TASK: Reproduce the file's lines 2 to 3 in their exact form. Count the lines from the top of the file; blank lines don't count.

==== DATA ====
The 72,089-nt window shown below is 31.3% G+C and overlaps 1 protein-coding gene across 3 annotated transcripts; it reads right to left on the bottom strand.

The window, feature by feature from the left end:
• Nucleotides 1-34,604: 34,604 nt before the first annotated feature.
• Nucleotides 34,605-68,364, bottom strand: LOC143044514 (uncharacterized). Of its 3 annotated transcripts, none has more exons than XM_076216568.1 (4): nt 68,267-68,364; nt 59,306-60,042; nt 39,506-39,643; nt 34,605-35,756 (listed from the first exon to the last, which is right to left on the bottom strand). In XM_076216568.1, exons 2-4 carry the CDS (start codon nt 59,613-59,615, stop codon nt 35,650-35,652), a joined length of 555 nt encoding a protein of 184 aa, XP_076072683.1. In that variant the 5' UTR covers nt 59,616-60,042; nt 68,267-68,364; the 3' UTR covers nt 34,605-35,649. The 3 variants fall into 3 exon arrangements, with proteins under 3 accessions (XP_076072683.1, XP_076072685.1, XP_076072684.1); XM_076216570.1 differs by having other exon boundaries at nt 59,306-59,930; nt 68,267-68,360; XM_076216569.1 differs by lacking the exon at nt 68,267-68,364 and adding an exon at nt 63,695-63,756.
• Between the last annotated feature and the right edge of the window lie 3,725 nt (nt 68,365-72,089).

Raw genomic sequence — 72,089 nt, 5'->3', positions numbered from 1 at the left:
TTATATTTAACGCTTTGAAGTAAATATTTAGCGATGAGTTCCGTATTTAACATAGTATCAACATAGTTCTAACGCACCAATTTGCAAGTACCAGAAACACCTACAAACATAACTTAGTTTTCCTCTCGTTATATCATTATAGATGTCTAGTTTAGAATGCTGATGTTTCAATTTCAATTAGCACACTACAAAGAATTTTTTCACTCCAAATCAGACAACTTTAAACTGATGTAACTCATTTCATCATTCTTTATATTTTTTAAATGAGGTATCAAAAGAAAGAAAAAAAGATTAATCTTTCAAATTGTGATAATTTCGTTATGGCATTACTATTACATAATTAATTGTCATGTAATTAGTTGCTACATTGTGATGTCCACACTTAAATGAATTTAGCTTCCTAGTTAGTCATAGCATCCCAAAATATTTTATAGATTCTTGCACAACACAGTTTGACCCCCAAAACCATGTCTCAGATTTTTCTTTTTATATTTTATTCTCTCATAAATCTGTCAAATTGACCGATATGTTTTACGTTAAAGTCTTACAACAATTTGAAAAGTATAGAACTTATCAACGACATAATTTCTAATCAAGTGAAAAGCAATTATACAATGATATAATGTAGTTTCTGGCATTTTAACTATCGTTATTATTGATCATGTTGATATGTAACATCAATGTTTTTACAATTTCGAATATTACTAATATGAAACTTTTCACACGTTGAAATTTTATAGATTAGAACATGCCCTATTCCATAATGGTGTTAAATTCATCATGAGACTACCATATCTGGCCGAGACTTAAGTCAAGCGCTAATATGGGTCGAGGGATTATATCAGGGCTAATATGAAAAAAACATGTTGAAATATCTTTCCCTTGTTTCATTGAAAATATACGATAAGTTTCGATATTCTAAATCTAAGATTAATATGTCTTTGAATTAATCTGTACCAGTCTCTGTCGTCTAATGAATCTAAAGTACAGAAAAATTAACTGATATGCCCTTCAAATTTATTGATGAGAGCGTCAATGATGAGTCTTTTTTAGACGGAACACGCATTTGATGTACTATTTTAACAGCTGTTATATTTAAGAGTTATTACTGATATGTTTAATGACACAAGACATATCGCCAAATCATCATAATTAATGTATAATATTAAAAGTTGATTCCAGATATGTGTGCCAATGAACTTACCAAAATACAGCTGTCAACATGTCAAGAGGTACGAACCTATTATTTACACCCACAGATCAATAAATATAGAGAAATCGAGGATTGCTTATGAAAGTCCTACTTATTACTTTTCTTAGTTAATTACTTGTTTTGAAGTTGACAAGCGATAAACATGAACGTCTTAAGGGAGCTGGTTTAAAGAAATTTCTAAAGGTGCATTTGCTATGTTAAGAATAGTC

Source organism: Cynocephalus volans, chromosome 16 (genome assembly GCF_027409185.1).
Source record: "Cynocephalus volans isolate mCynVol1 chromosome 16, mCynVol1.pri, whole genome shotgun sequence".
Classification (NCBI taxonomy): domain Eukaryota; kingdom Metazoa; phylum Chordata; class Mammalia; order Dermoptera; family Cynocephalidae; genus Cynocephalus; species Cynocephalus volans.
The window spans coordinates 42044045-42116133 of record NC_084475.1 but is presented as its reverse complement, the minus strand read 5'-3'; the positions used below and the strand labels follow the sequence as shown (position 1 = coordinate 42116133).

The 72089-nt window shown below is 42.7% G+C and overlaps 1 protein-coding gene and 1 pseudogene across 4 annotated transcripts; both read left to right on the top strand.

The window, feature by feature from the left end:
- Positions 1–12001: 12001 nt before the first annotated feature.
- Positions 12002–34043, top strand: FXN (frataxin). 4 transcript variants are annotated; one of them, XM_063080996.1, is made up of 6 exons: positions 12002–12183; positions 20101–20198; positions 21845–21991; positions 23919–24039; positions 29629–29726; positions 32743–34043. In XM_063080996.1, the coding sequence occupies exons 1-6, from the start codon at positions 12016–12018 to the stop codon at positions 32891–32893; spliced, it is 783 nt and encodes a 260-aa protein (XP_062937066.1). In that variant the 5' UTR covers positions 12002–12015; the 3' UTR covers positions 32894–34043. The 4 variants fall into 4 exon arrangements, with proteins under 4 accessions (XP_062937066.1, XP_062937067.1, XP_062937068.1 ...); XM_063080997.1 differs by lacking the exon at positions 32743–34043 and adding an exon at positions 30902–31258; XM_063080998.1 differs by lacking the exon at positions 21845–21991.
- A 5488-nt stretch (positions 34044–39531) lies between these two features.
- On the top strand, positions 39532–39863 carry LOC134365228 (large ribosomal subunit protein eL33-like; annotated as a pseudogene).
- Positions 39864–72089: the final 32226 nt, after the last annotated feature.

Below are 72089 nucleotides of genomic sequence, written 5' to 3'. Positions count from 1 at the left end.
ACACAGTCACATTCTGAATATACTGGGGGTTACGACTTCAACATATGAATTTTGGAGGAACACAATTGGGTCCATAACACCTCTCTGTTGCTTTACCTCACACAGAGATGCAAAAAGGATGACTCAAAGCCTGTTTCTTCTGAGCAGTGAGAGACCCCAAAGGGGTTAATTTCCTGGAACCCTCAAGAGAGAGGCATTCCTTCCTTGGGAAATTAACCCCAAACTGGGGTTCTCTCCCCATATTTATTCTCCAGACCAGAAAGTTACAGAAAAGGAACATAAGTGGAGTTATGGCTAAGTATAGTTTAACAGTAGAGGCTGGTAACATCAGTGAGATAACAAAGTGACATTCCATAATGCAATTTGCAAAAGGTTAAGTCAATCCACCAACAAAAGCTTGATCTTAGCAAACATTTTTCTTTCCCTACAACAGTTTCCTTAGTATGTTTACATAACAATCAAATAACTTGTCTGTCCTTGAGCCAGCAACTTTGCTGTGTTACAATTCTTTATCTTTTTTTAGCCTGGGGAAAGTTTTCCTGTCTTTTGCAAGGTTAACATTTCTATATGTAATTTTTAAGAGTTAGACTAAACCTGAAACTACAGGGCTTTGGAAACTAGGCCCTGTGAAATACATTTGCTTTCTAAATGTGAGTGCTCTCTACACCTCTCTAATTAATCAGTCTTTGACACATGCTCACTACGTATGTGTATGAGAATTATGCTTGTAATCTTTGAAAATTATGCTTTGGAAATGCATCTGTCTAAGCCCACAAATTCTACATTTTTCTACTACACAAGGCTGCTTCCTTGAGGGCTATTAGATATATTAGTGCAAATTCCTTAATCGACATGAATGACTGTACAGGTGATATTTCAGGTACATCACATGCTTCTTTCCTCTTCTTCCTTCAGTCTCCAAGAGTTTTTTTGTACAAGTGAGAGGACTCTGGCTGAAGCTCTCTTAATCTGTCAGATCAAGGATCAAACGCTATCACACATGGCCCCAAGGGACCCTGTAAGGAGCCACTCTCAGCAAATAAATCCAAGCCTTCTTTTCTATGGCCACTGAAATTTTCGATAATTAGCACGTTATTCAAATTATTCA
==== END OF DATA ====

The window, feature by feature from the left end:
• Nucleotides 1-34,604: 34,604 nt before the first annotated feature.